Some general questions

hi all.. i have been building some things in Node Red recently and its been going quite well.. i have limited software development knowledge though and as i have been progressing i have started to wonder about a few things... i thought id ask..

  1. I have a flow which seems like its getting pretty big.. i would say maybe 60-70% of the canvas is full of nodes.. what are the limits on size and complexity of a flow ? my guess is my flow isn't as complex as many other projects but i am curious what would be considered "getting too big" ? i currently have around 250 nodes probably 400 or so link nodes.. i will probably need to add another 20-30% in order to finish what i'm trying to do.. i'm running on a RPI5 and so far it still feels responsive..

  2. a few months back when i started i had even less knowledge and i now see things where i used 3-5 nodes which could be achieved in a single function node or at least consolidated into less nodes.. does using 4 or 5 nodes severely impact performance compared to achieving the same task in a single function ? or is it mainly just consuming visual space on the canvas ?

  3. is there any tricks to re organize a single large flow into multiple sub flows ? or does it require manually changing everything one by one ? is there anyway to do "find and replace" which can scan all nodes and change references from flow contexts to global ? or is the only way manually ?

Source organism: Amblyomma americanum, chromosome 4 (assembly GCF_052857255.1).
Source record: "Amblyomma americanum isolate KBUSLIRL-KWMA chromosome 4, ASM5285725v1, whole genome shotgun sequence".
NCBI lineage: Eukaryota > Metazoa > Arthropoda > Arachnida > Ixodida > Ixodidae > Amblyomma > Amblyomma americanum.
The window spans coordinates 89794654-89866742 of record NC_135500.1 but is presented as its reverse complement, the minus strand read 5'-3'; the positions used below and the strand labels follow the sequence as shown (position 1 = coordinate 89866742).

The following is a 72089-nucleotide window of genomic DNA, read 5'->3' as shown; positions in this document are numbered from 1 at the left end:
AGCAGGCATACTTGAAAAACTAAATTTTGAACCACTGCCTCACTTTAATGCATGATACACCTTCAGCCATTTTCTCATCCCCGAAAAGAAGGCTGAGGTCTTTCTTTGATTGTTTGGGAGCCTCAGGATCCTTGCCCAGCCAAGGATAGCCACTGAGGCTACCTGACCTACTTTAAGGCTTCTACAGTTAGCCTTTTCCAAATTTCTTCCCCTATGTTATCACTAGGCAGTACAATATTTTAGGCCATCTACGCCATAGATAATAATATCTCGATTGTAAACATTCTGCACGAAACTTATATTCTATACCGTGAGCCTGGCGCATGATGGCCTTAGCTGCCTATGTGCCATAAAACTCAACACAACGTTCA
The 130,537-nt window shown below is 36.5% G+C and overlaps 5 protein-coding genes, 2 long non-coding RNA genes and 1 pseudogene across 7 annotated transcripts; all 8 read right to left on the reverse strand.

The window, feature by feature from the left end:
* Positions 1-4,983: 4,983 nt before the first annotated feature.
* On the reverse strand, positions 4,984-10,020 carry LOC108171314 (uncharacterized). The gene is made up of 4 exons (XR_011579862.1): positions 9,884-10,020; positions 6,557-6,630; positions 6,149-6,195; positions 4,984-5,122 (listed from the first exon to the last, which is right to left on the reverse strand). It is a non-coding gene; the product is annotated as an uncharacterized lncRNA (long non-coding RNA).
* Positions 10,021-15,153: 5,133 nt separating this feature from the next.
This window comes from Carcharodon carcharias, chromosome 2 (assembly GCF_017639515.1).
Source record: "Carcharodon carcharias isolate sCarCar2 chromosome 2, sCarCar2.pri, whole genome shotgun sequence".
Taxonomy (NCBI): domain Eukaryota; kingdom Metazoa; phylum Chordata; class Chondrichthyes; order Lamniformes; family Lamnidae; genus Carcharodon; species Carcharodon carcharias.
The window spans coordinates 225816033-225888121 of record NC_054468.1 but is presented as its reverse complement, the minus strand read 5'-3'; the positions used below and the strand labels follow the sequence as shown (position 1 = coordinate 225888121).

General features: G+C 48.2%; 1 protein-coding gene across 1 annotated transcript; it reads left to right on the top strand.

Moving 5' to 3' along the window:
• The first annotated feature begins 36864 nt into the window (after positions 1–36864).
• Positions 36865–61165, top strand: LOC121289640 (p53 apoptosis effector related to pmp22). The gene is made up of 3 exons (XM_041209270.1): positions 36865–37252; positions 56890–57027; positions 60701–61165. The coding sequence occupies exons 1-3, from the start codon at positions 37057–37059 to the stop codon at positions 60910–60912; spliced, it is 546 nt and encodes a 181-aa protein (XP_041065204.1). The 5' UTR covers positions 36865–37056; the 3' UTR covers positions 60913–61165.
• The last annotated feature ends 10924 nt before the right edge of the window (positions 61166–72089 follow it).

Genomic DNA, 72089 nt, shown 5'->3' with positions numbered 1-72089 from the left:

i have seen things which say using sub flows is better than one larger flow and if i could go back and start again i would have done that from the start but i didn't know how large things were going to get..

  1. i have built the web interface using dashboard 1.0.. i've noticed there are dashboard 2.0 nodes also.. is there any drawback to continuing to use dashboard 1.0, will it stop working in browsers anytime soon ?


Do you have any duplicate functions or duplicate flows that you could feasibly reduce to a subroutine? If yes, then using link-call is the better option.

You can select items to make into a subflow and "convert" to subflow. however, all you are doing is hiding nodes (and actually adding complexity) - unless the flow is stateful AND is a duplicate, there is little benefit to subflows.

A better way of organising would be to split sections with link nodes and put them on other tabs. there is a quick action for this (rightclick, split with link nodes)


Not really much benefit either way. However, if you reduce 100 of these situations, your flow file will be smaller and the browser will be more responsive. Processing wise, at the core, not much difference.

Soon? possibly not, but some day yes. Also, it is very old tech under the hood. If you can switch, i would recommend it.

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if i put some sections of the flow on link nodes and place them on other tabs is that still considered the same flow ? i was under the impression a different tab represented a sub flow ?